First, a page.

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NMR Microscope Allows Doctors to Focus on Diseased Soft Tissue


Imagine what it was like to take a photograph of an object such as a tree, before the wide availablilty of zoom lenses. You would be able to make out the shape and the branches from a distance but you wouldn’t be able to see the smaller branches or leaves. Until recently, Doctors have been in a similar situation regarding NMR (nuclear magnetic resonance) imaging of organs and other features deep within the body. Thanks to a new NMR microscope developed by Oxford Researchers, Doctors will in future be able to focus in with a magnification factor of around x100 on ’hot spots’ or areas identified as a potentially life threatening soft tissue disease such as cancer or an aneurysm in order to make a more reliable diagnosis in a more comfortable way for the patient.

The imaging of very small features within the human body using NMR has long been a desirable objective, not only because the images provided using current methods of PET (Positron Emission Tomography) scanning are not detailed enough i.e. they do not allow images of organs or other features deep within the body to be created in enough detail, but also because they involve the use of unpleasant processes such as injecting opaque dyes and time restricted large dose levels of X-rays.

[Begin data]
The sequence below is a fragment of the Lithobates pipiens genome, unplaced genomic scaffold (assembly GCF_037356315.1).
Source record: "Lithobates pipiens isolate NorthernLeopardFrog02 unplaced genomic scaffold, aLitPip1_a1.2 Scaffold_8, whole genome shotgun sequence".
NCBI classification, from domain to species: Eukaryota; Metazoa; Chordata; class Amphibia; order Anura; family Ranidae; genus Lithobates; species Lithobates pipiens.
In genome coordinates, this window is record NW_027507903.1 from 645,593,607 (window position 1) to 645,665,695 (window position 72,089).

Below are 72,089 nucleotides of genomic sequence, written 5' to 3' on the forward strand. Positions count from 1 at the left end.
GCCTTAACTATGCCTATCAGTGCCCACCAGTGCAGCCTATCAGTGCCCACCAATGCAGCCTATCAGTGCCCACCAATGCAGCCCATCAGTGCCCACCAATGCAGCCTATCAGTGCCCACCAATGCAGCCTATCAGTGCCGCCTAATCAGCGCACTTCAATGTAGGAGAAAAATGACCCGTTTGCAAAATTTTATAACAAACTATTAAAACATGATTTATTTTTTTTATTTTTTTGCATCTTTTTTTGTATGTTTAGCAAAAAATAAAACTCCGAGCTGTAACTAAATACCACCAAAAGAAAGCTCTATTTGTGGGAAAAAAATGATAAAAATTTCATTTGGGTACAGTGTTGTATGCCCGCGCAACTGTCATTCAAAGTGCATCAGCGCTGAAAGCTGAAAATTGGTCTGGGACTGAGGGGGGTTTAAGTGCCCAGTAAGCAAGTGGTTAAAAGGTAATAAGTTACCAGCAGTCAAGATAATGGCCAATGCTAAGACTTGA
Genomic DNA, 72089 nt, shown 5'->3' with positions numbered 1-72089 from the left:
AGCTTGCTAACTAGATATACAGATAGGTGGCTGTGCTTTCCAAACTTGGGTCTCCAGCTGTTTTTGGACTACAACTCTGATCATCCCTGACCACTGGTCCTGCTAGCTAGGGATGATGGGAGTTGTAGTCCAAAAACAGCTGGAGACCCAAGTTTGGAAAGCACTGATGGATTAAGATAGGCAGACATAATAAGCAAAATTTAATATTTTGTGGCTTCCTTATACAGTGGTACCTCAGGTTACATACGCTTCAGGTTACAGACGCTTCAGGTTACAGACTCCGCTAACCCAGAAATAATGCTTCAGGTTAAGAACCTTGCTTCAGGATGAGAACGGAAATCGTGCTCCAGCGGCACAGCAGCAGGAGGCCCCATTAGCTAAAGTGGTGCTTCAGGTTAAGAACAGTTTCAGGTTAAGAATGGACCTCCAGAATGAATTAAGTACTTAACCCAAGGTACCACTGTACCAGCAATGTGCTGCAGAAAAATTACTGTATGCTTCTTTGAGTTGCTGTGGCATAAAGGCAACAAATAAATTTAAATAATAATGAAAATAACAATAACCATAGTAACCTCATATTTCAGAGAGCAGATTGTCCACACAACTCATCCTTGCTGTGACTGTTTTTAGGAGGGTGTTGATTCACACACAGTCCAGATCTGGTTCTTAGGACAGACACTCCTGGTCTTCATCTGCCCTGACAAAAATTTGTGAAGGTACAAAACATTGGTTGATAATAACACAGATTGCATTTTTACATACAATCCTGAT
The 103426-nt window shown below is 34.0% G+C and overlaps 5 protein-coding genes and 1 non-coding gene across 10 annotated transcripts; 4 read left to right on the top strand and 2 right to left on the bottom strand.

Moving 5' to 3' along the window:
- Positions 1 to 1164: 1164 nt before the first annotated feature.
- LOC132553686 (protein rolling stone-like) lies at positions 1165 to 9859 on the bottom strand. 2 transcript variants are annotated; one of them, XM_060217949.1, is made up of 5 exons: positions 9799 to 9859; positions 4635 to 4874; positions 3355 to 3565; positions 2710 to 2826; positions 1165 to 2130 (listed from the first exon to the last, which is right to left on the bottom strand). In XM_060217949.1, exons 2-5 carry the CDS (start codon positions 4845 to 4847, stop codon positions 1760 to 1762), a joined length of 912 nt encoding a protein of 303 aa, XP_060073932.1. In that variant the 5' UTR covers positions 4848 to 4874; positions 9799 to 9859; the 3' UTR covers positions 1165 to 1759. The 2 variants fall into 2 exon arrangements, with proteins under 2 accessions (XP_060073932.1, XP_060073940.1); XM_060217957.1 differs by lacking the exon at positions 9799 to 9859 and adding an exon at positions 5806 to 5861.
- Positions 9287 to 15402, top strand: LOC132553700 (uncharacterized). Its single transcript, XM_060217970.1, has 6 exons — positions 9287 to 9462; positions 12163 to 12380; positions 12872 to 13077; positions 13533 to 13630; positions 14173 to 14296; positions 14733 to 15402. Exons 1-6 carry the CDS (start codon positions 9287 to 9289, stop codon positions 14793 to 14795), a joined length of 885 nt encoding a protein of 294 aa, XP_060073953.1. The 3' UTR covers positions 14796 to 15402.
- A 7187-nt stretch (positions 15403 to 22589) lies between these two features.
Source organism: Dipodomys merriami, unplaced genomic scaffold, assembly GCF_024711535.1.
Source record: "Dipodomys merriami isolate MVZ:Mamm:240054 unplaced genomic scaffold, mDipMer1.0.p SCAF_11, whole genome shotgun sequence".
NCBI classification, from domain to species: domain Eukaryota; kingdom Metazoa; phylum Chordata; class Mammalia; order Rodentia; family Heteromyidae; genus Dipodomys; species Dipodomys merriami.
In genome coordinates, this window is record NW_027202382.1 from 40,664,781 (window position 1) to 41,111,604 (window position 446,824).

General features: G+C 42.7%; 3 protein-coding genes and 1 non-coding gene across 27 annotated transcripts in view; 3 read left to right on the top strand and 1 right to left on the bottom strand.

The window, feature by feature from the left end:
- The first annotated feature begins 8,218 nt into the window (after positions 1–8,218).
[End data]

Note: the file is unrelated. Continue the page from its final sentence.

Researchers at Oxford University have developed a waveguide technology which permits the detailed examination of features located at its tip. The tapered pickup allows the collection of very localised signals whilst isolating them from surrounding objects resulting in the possibility of collecting very high resolution MRI data.

The simple, narrow, tapered pickup device basically works as a funnel for the electromagnetic fields used in NMR imaging, constricting and concentrating them down its bore such that the field strength at the tip of the device is significantly concentrated. In its simplest embodiments the concentration ratio determines the degree of field expansion produced. Waveguides with tips as narrow as 10 microns have been proposed, which would potentially magnify the field distribution presented at the tip by several hundred times.

"It is envisaged that this new technology is as significant to NMR imaging today as zoom lenses were to photography in the past. It will also help to make the process a much less daunting experience for the patient" stated Dr Robert Adams, a project manager for Isis Innovation Ltd the technology transfer company of Oxford University.

Kim Bruty | alfa

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